In Guy Montag’s city, it is illegal to be a pedestrian. The main character in Ray Bradbury’s 1953 dystopian American classic, Fahrenheit 451, commutes by subway. He thinks little of the circumstances and of the culture which gave rise to such laws forbidding walking, until he is nearly hit by a speeding automobile and realizes the teenagers behind the wheel are ambivalent to, and even more disconcertingly, desensitized from the possibility of causing a fatal traffic accident.
Far away in George Orwell’s futuristic state of Oceania (Nineteen Eighty Four), bureaucrat Winston Smith, recalls the evolution of transportation and public consciousness during his own lifetime:
In his own schooldays, Winston remembered, in the late fifties, it was only the helicopter that the Party claimed to have invented; a dozen years later, when Julia was at school, it was already claiming the aeroplane; one generation more, and it would be claiming the steam engine (336).
Although these examples come from the work of mid-20th century writers, the reality of the question, “What will the future city look like?” seldom loses its relevance. To gain some insight into the sustainability aspect of the future of the cities, I enlisted a group of experts at the recent Transforming Transportation 2013 conference, so that their work and expertise might inform us and advance our imagination.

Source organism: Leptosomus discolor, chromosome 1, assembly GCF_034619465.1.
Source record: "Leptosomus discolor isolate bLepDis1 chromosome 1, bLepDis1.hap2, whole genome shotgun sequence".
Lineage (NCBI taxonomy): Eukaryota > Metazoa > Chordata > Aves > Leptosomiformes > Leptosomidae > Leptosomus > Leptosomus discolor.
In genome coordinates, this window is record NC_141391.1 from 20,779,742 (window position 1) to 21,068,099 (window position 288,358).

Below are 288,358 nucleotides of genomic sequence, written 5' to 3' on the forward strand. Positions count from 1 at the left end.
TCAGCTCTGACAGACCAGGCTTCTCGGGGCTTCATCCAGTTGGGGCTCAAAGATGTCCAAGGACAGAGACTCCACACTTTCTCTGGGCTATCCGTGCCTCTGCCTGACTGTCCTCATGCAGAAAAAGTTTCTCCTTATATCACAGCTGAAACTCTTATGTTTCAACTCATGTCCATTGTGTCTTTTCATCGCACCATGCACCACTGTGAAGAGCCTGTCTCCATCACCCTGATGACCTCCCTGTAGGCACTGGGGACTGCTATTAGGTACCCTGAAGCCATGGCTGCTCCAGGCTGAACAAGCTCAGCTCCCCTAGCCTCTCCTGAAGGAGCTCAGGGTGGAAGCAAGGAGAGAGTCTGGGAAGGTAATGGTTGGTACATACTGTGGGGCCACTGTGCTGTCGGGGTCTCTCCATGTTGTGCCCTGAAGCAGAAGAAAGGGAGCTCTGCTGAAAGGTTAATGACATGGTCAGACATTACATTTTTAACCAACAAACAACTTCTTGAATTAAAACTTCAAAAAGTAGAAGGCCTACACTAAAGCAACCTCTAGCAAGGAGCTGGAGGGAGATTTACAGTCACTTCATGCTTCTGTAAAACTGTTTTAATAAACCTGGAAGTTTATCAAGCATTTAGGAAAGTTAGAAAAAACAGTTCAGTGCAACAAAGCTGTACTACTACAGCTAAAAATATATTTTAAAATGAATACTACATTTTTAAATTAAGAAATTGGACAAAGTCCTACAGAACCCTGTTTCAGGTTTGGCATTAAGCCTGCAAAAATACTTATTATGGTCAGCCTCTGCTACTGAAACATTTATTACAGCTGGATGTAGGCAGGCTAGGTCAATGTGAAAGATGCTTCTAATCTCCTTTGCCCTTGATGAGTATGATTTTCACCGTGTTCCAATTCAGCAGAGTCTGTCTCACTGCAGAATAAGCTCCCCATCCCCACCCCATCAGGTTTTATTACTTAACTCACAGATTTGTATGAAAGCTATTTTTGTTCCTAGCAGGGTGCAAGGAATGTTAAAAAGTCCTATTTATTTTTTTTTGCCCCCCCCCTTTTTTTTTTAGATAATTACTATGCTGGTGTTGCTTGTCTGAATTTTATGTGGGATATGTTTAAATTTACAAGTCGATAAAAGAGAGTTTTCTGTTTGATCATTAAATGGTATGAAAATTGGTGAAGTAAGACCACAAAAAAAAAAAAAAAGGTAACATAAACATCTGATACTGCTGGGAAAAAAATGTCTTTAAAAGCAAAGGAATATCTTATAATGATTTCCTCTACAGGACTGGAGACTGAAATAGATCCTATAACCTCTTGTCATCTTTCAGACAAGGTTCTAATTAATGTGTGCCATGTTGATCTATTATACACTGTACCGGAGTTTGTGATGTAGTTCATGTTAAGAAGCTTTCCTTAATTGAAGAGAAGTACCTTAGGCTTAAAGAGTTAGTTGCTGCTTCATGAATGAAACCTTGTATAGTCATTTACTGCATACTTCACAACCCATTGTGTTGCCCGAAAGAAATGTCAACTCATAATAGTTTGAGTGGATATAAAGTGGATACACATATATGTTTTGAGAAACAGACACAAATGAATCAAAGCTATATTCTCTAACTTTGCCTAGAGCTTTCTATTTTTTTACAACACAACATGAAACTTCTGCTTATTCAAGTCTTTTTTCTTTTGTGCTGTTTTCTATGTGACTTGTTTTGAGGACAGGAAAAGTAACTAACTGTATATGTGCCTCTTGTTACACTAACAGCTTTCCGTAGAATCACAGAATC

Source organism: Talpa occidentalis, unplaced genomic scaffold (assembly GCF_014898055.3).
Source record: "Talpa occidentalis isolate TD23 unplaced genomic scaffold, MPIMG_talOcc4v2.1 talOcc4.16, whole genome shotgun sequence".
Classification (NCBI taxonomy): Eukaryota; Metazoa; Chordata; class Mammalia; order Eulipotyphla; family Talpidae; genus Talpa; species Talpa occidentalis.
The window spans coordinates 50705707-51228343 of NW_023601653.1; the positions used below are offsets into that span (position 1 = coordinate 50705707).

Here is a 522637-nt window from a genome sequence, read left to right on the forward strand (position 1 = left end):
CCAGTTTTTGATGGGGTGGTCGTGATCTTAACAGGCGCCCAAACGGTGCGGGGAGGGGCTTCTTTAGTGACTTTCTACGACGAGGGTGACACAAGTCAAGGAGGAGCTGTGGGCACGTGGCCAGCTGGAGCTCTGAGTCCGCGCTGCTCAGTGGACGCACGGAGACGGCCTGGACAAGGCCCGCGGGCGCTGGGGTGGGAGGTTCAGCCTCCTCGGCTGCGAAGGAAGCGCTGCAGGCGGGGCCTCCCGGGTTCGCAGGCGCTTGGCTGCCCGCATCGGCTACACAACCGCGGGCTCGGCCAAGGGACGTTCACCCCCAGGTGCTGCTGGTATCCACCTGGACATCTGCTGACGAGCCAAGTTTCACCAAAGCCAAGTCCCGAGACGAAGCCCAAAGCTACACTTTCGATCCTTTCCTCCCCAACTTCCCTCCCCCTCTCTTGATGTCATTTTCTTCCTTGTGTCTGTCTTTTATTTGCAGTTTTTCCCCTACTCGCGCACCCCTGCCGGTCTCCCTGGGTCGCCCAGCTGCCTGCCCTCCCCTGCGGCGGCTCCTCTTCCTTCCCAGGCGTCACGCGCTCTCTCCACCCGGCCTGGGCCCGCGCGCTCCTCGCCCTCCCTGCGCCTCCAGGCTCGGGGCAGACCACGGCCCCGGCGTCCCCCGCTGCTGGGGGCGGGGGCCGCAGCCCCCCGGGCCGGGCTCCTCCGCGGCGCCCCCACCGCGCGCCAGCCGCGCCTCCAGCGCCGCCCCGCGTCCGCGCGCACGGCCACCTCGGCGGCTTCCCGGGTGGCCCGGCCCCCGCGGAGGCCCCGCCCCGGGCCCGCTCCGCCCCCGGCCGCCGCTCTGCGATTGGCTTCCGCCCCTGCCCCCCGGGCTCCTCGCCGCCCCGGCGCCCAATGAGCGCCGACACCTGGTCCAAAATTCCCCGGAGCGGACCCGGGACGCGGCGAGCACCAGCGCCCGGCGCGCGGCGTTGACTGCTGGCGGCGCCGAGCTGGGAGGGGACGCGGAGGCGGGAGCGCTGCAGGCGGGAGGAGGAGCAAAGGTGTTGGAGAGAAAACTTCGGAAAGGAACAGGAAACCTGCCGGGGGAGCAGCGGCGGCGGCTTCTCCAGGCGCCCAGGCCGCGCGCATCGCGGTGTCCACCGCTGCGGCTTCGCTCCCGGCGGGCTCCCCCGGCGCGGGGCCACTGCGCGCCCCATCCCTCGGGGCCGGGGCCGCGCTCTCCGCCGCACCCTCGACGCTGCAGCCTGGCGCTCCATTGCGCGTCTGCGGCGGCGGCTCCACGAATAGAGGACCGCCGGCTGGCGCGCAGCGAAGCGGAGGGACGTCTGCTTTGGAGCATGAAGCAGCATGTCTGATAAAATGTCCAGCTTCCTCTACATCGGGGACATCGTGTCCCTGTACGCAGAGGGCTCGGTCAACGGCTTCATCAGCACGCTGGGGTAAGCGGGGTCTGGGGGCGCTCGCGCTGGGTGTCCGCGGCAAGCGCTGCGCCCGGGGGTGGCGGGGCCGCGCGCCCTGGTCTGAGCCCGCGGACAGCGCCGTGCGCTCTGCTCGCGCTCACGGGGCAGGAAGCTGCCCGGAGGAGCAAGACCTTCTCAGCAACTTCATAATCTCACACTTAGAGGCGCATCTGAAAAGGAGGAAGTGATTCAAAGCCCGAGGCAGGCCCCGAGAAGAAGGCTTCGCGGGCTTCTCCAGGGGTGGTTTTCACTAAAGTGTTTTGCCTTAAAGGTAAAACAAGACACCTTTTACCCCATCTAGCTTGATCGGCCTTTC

Planning for the future
Cities, to borrow from the Roman example, are not built in a day. And Andre Dzikus, Coordinator of the Urban Basic Services Branch of UN-HABITAT in Kenya, points out that, as far as tomorrow’s civilizations are concerned, most cities have yet to be built. In 1800, only 3% of the world’s population lived in cities. That number rose to 40% by 1990, and since 2011 we live in a world where more than half the world’s population lives in urban areas, and the statistic continues to rise. The World Health Organization estimates that by 2050, 70% of the world’s population will reside in urban areas. Asia’s population alone, according to an estimate (United States Population Reference Bureau, 2012), is expected to increase by a billion people by 2050. The current world population is hovering around the 7.1 billion mark, and 97% of future growth is projected to occur in the developing nations of Africa, Asia, and Latin America.
Addressing the challenges of fast urbanization, Billy Cobbett, Program Manager for the World Bank Cities Alliance, argued that we need to fundamentally rethink and re-conceptualize cities in their entirety, pointing to the 1811 grid pattern of New York City as an example of thinking for the future, not planning after the fact. He adds that often times too many cities plan against people and try to stop individuals and families from moving and finding new opportunities.
Moving forward by skipping the car phase